Punsch is a Swedish liqueur with the base ingredient of arrack that’s often served (then hot) with the pea soup. The peak of the Punsch consumption in Sweden occured during the nineteenth century when it became part of the cultural life and festivities in the universities’ student associations at the time and still is.

Saffron pancake (saffranspannkaka) is a traditional dish from the province of the island Gotland (the larges island in the Baltic Sea) that’s served with blue raspberry jam (salmbärssylt). Blue raspberry is a cross  between raspberries and blackberries and grows wild on Gotland.

Here are my homemade versions of pea soup and saffron pancake, so enjoy!

Pea soup

Serves 6

  • 500 grams of dried yellow peas
  • 2 liters of water
  • 2 + 2 tsp salt
  • 2 teaspoons thyme
  • 2 teaspoons marjoram
  • 1 cube of vegetable stock
  • 300-400 grams of salted pork
  • 1 yellow onion
  • 2 tablespoons sweet (and coarse-grained) mustard (Swedish mustard is often sweetend)

Just double the ingredients if you want a larger amount. The soup is also perfect to store in the freezer for meals to come.

  1. Rinse and soak the peas along with 2 teaspoons salt for 6 – 12 hours.
  2. Boil fresh water with peas, pork, the remaining salt (don’t take all at once, remember the pork will add some salt too) and herbs.
  3. Let simmer for 1.5 – 2 hours
  4. Remove the pork when tender and add the onions, whole.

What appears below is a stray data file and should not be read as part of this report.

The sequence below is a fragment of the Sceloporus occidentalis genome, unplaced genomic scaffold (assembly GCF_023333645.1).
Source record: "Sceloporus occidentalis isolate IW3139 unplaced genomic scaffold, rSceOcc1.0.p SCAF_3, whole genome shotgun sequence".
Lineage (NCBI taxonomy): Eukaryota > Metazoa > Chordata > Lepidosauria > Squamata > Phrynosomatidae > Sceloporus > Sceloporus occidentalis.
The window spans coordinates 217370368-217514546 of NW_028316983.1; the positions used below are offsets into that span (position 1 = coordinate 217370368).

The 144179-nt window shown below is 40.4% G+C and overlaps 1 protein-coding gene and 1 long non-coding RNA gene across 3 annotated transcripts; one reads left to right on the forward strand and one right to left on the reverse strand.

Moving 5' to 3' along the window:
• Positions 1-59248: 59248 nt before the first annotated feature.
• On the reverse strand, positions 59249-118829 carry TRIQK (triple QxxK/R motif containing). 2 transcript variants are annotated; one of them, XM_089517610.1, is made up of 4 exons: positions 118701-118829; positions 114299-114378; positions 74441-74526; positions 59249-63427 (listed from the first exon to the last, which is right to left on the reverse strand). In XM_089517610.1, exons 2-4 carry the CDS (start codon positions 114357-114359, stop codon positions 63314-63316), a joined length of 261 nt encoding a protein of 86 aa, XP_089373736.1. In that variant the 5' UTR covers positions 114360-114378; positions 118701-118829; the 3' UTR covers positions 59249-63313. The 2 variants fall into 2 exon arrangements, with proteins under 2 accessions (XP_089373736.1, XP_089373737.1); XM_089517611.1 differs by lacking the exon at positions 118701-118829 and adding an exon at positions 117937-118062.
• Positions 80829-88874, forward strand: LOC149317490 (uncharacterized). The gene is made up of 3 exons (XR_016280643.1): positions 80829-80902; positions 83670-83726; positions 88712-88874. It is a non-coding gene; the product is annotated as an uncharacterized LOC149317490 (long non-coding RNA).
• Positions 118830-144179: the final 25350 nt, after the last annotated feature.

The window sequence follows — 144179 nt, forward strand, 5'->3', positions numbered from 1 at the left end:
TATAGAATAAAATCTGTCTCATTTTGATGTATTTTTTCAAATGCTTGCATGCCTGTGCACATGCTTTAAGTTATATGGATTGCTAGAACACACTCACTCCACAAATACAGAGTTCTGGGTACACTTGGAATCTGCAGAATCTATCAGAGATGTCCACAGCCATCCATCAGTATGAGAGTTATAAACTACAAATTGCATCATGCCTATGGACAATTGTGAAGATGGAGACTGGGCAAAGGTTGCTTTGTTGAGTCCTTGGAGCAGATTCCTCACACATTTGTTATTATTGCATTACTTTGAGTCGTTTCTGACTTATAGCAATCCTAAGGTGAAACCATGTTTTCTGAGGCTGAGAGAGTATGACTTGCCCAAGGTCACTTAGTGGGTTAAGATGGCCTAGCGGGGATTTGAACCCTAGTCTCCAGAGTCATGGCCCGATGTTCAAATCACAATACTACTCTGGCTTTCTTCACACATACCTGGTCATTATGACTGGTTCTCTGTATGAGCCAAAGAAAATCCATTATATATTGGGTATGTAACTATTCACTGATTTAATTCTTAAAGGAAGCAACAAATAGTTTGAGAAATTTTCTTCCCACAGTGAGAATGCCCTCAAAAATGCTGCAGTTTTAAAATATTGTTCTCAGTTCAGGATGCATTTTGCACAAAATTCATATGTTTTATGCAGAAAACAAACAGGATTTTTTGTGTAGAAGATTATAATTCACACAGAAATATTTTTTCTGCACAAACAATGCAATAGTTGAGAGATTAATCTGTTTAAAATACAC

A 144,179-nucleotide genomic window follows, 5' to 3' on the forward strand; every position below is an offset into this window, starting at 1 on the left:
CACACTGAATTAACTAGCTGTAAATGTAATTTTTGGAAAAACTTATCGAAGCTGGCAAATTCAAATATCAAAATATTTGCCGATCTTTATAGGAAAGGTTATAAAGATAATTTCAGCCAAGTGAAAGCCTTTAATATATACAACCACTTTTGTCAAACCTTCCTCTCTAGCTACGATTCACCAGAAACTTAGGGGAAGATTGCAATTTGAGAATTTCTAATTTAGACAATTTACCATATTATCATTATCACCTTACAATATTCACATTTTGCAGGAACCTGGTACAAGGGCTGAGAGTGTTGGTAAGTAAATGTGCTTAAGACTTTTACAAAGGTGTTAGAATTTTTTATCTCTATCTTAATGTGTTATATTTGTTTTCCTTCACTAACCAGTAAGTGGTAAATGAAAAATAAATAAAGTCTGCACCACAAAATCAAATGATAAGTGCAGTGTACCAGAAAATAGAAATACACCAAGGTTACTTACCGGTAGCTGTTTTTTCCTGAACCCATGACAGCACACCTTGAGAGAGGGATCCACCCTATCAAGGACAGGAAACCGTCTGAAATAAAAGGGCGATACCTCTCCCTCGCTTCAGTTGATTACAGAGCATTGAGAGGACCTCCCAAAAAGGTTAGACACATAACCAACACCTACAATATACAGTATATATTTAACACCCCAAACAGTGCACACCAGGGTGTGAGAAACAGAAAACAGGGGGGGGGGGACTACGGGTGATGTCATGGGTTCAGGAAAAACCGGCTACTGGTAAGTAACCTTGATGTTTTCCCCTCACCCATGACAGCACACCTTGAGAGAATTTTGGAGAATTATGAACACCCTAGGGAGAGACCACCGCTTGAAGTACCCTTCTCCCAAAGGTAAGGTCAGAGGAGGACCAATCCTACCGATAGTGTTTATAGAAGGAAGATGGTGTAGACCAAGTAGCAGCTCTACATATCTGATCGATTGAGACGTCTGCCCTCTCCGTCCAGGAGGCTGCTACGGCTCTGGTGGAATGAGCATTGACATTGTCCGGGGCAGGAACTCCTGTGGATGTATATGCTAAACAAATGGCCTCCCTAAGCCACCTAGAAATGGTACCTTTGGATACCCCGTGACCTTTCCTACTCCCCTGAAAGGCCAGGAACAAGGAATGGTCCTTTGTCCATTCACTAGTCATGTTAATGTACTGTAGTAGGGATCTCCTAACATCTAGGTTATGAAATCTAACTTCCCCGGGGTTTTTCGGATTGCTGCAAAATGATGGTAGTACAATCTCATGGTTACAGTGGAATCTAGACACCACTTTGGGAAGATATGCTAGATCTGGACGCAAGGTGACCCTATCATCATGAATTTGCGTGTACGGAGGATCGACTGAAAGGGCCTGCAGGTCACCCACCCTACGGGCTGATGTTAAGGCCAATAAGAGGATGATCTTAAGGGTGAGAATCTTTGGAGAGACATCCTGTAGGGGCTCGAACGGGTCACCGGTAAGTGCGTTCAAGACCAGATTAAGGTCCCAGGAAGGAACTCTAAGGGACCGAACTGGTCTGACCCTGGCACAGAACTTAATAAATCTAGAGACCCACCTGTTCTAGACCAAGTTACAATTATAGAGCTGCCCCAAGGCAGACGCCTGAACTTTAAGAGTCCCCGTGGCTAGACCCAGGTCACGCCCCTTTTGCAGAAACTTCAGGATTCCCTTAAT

5. Cut the pork into cubes and add at the end. Season with mustard (and salt) to taste. Let it simmer for 1,5 – 2 hours.
  6. Taste the peas to make sure they are completely cooked and soft.

Serve with mustard on the side and a shot of hot (or chilled punsch).

 

Saffron pancake

This is what you need to serve 10-12Preheat oven to 200 degrees

  • 4 x 500 gram rolls with rice porridge ( I make it easy for myself and buy rolls with ready-made rice porridge, but of course you can cook your own.
  • 4 eggs
  • 3 dl of single cream
  • 1 gram of saffron
  • 0.5 dl sugar
  • 1 tbs vanilla sugar
  • 100 grams of finely chopped almonds
  1. Whisk eggs, cream and almonds mixed with sugar and vanilla sugar together.
  2. Fold into the rice porridge and mix well.
  3. Pour batter into a greased dish and bake for about 1 hour. Check with a stick that the cake has set and the stick comes out dry.
  4. Cover with waxed paper or foil if the cake starts to get too much color.
  5. Serve lukewarm with “Queen’s jam” (drottningsylt – a mixture of blueberries and raspberries) and whipped cream.